Voters asked in fall ballot to guide policy

Nov. 6 choices will affect marijuana, political spending and state jobs

DENVER – Colorado voters will see their shortest ballot in years this November, but it still takes five pages of fine print in this morning’s paper to print the ballot questions.

Just three state constitutional amendments appear on this year’s ballot, in contrast to nine questions in 2010 and 14 in 2008.

Today’s advertisements in The Durango Herald reprint the full proposed amendments in technical, legal language.

The three amendments would change the way the state hires and fires employees, legalize marijuana for recreational use, and symbolically oppose a Supreme Court ruling that allows corporations to spend unlimited money on elections.

Referendum S is Gov. John Hickenlooper’s drive to remake the state personnel system. It gives managers at state departments greater flexibility in identifying finalists for jobs and hiring them. Much of the amendment’s text is devoted to detailing the tests and evaluations managers use to pick new employees.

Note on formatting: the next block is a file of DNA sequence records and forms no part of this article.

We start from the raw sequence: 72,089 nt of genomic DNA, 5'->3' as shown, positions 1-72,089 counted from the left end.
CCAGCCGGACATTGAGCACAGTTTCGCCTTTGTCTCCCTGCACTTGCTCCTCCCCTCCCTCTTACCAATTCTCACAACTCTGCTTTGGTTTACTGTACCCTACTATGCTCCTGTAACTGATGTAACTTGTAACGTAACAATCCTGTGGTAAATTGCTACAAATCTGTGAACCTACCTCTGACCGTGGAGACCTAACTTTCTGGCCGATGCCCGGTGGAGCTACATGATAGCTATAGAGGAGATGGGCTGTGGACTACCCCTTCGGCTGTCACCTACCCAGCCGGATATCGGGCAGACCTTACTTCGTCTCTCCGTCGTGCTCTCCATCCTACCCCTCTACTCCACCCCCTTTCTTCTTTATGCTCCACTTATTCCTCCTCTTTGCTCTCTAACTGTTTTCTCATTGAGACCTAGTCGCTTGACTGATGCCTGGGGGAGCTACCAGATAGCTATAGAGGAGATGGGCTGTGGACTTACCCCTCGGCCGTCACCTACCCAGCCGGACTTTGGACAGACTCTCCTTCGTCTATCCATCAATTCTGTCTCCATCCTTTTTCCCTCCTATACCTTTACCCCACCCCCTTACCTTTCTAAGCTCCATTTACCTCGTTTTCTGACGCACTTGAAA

It also removes several senior positions from the personnel system’s protections, including deputy directors, spokespeople, lobbyists and chief financial officers for state departments.

Only voters can approve the changes, because much of the law over the personnel system is in the state constitution.

Amendment 64 would legalize marijuana use by people age 21 and older. It also directs the state to set up a system to regulate marijuana sales similar to laws about liquor sales. Adults could possess an ounce or less or marijuana and up to six plants, and licensed stores could sell pot.

Regardless of the vote, marijuana will still be illegal under federal law.

Amendment 65 directs Colorado’s congressional delegation and Legislature to support a U.S. Constitutional amendment to allow Congress and the states to regulate political spending. The U.S. Supreme Court has ruled that corporations and people can spend unlimited sums on political ads.

Amendment 65 cannot overturn the high court’s ruling. It is simply calling on state officials to support a future constitutional amendment to undo the ruling.

jhanel@durangoherald.com